Reviewing Housing Market Predictions for 2022


As I begin gathering my thoughts about what might happen next year, I like to look back at my predictions for the previous year to see how I did. It’s useful to look at what I got right and learn from what I got wrong to become a better investor. 

I’m not a professional forecaster and don’t maintain my own economic models. But as an analyst and an investor, I do study tons of data to form a thesis about what is likely to happen in the coming months and years. The point is not to get it all right—that’s impossible. Data is backward-looking, and we can never say for certain what will come next. The point is to understand the most likely scenarios and to form a thesis about the economy that enables confident decision-making. 

I create a lot of content and update my thesis regularly when new data emerges, so I don’t have one concrete “prediction” from last year, but let’s look at some of the themes that made up my 2022 thesis.

A Tale of Two Halves 

In January 2022, I wrote“I don’t think the dynamics of the housing market will change too much in the coming months. Demand is still strong, supply is still incredibly low, and prices will likely keep going up…Ultimately, what happens in the second half of 2022 is more of a question mark for me. My estimate right now is that cooling will drop year-over-year appreciation to 2% to 7% appreciation rates by year-end.”

A major part of my thesis last year was my strong belief that 2022 would be “a tale of two halves” for the national housing market. We knew the Fed wasn’t going to start raising rates until March, and I felt that given the seasonality of the housing market, price appreciation would peak in Q2, and then the second half of 2022 would see cooling.

Overall, I think I nailed the timing of the market shift. It looked like home prices in many markets peaked in June (while others are still growing), and are now seeing month-over-month declines (which is different from year-over-year, which is how I made my prediction). The shift happened right at the halfway point! The most recent weekly data from Redfin shows year-over-year appreciation at around 6%, which is right in range, but we’ll just have to see if I was right about 2-7% by the end.

The Fed Playbook

In November of 2021, I wrote, “If rates rise quickly, it could cause a shock to the system, and housing prices could slide backwards. But, the Fed is not likely to do that. They will likely try to raise rates as slowly as possible to allow economic expansion and wage growth to counteract the impacts of rising rates. This is what happened post-Great Recession, which was one of the strongest periods of property price growth in American history—despite rising rates. That said, if inflation stays high for too long, or even starts to accelerate, the Fed could be forced to raise interest rates faster than they want to, which could hurt housing prices.“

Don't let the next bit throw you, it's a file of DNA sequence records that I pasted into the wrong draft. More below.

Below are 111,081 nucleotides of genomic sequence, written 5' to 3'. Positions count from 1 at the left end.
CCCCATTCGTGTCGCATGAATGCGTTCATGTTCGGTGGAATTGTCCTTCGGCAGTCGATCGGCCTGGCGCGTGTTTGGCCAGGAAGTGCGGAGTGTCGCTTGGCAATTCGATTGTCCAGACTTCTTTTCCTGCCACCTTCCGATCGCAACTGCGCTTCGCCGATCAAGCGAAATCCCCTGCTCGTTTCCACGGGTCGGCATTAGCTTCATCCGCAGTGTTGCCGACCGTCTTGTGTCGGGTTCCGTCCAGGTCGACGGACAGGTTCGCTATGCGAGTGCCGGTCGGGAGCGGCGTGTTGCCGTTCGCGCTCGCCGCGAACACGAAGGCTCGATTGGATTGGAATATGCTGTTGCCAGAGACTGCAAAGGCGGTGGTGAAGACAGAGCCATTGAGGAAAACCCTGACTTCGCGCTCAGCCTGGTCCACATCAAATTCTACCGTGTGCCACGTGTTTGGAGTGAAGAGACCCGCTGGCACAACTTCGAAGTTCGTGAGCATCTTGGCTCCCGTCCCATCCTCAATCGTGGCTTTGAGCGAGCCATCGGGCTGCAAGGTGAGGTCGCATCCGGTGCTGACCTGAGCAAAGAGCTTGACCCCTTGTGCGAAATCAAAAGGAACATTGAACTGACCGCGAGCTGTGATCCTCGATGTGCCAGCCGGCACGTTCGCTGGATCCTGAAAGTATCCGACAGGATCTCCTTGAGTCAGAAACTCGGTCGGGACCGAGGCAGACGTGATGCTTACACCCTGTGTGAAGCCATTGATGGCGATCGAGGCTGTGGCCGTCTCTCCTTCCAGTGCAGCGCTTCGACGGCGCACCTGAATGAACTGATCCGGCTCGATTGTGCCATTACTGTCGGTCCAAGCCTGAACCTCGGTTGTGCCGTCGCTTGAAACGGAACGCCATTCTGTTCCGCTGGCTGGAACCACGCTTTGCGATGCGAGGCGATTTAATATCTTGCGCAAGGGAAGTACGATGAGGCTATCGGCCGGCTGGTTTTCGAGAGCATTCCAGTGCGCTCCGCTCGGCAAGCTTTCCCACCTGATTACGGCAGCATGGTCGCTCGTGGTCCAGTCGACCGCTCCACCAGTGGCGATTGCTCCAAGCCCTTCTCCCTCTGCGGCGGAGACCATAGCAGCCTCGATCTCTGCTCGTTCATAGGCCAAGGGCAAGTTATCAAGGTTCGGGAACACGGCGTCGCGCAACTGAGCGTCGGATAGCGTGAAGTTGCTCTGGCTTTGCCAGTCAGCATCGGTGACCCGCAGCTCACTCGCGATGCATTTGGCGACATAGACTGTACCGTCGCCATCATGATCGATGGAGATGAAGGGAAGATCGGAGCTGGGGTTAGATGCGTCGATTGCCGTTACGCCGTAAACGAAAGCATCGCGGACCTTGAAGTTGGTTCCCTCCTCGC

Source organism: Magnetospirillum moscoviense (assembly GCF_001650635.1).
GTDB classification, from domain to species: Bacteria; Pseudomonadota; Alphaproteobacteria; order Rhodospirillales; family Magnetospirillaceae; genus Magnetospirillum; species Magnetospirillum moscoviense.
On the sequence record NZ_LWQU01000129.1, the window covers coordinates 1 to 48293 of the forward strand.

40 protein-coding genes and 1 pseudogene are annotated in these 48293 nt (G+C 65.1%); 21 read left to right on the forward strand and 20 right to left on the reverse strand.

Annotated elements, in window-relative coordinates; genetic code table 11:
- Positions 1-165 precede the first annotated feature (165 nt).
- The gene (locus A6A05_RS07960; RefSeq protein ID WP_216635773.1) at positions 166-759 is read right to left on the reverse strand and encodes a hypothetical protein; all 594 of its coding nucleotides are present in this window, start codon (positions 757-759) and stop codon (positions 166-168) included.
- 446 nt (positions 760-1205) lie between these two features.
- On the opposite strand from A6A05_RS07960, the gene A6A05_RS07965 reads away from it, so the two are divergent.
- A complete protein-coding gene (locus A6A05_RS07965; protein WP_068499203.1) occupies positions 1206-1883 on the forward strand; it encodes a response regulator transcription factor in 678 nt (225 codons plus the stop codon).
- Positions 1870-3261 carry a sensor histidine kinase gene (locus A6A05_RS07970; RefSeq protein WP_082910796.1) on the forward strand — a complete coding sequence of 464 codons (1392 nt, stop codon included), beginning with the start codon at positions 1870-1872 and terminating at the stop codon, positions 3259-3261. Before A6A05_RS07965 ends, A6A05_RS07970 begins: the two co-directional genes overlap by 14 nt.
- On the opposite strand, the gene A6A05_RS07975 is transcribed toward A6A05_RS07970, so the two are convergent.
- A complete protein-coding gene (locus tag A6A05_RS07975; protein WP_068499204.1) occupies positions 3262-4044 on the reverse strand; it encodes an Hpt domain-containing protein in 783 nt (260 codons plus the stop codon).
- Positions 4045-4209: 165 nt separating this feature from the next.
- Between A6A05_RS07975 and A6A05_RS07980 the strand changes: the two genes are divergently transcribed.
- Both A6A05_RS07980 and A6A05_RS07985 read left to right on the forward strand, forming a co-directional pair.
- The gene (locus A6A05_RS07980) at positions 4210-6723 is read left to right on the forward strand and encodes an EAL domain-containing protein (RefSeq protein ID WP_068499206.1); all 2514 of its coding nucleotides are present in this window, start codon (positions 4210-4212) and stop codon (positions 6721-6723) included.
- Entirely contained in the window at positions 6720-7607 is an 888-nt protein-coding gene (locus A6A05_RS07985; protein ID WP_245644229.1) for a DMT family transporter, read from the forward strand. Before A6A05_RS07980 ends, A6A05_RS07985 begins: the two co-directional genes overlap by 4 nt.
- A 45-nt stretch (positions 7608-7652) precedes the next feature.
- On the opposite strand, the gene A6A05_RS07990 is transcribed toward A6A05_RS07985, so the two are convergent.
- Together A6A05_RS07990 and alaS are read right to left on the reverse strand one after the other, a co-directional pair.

I think I got the logic here right, but with a caveat (more about that below). I believe the Fed’s intention around the end of 2021 was to follow their old playbook from post-Great Recession and raise rates slowly. I believed that because they said that’s what they would do! 

This wasn’t exactly a hot take. But, I did recognize the very real chance the Fed could be wrong about inflation, and they could be forced to break from its post-Great Recession playbook and raise rates rapidly. And as we all now know, that’s exactly what happened. 

Mortgage Rates

Although I recognized the Fed might be forced to raise rates quickly, I’ll be honest, I did not think interest rates would rise as quickly as they did, as much as they did. I thought supply-side improvements would help moderate inflation sometime in Q1 or Q2 of 2022 (even though increased monetary supply and strong demand would keep inflation relatively high), and then the most likely course for the Fed was to follow their 2009 playbook and raise rates gradually. 

But that’s not what happened. Instead, lockdowns across the globe persisted, and the Russian invasion of Ukraine caused even more supply-side issues. These events, coupled with the increased monetary supply and strong demand, sent the CPI higher than I believed it would go. It remains stubbornly high today, and mortgage rates are hovering around 6.25% as of this writing. 

About those mortgage rates, that’s where things went off the rails for me. On November 21, 2021, I posted this on Instagram (I’m @thedatadeli if you don’t follow me): 

instagram post datadeli
Average 30-Year Fixed-Rate Mortgage Predictions – @thedatadeli (Instagram)

Wow. It burns my eyes just looking at that. When I can’t fall asleep at night, it’s this post that haunts me. 

To be fair to myself, this was posted before the Fed announced three rate hikes in 2022, and we were flying blind, but I figured I’d give you all a good laugh at my expense. And, at least I was very slightly less wrong than, CoreLogic, and Redfin.